I recently wrote an article about living walls for GreenHomeBuilding.com, and in doing the research for this I came upon an interesting approach to creating a kind of living wall or retaining wall using geotextile materials. Basically, loosely woven bags filled with a growing medium can be stacked to form walls that then support plant growth.
One company in particular, www.filtrexx.com, has been selling various systems for doing this for some time. This is a green alternative to hard-faced walls, and can create walls that are either completely vertical or slope up to 2:1. A variety of vegetation can be supported this way, depending on the location and purpose of the wall. They say that this is faster to install than conventional block materials used in retaining walls.
But if you look at the basis of the concept, it is not that different than building with earthbags: bags of material are stacked to form walls. But in this case, the bags are then protected by the plants that grow out of them, and this vegetation becomes the exterior interface with the environment, providing oxygen, filtering the air, and looking beautiful.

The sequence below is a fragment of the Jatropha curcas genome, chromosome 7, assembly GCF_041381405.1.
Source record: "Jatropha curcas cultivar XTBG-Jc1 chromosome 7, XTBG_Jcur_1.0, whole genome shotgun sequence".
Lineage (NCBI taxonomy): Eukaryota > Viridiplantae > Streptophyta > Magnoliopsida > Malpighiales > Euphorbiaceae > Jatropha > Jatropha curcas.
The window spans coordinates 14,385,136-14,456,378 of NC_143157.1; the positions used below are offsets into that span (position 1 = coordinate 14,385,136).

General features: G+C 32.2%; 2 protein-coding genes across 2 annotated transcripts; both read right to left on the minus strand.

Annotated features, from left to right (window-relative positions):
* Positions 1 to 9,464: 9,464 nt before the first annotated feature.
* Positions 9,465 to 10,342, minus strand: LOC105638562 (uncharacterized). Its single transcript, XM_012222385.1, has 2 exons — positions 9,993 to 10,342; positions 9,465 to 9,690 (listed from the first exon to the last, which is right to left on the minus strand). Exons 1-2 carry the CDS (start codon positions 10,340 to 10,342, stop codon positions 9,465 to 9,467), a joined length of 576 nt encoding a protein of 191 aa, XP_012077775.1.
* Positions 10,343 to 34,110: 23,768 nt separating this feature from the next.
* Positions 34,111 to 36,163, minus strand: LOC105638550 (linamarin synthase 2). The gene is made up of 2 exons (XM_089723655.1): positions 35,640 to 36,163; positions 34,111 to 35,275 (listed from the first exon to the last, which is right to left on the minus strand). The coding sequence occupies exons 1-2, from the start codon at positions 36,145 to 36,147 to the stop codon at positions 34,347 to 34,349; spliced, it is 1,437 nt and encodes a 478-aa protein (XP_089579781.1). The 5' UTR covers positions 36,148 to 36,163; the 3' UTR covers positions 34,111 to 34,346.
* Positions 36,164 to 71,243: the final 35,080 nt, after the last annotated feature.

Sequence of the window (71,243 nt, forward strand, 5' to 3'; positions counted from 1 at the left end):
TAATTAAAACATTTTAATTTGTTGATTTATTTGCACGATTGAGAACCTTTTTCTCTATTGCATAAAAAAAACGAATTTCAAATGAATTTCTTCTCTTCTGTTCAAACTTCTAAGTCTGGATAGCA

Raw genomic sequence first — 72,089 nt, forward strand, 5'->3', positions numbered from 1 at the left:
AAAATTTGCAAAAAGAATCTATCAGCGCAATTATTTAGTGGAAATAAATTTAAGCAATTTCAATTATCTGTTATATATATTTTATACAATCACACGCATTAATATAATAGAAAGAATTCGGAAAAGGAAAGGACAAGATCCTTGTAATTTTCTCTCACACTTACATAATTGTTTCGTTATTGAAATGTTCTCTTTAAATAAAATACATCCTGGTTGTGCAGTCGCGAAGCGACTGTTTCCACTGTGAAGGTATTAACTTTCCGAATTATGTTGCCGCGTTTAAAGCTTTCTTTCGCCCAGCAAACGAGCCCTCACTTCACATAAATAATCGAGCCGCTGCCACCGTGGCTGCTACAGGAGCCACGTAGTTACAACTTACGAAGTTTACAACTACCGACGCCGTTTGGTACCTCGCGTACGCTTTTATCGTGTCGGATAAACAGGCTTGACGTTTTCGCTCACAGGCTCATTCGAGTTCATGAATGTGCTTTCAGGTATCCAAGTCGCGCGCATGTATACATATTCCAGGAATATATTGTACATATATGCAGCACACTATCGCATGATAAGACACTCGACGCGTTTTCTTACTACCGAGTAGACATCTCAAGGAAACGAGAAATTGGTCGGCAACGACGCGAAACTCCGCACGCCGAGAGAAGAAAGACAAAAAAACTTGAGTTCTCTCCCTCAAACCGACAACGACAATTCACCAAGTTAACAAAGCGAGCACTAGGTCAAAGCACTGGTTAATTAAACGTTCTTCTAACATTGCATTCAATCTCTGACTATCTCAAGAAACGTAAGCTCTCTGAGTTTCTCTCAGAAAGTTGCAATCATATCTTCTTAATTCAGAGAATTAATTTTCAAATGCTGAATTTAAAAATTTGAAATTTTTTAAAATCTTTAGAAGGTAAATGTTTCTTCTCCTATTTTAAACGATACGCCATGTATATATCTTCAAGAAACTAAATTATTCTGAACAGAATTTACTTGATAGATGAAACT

So how might this idea be utilized for buildings? Obviously the main issue is the moisture that inevitably will migrate into and through the wall to the interior space…unless there is some way to stop it.
One approach might be to build the earthbag structure as is frequently done, with compacted soil, and then cover this with a waterproof membrane to protect it from intruding moisture. A second skin of a “living wall” could then be applied over the membrane, both as protection for the earthbag structure, and as an insulating layer.
This would create the ideal situation for climate-responsive housing, where the inside is composed of thermal mass materials, and the shell of the structure is insulated to keep the interior from loosing its comfortable temperature.
Besides using the geotextile bags, it is also possible to use one of the variety of systems that have been devised for creating living walls that are attached to buildings, as shown above. Many of these sophisticated systems automatically provide the necessary water to maintain the plants, so there is very little maintenance over time.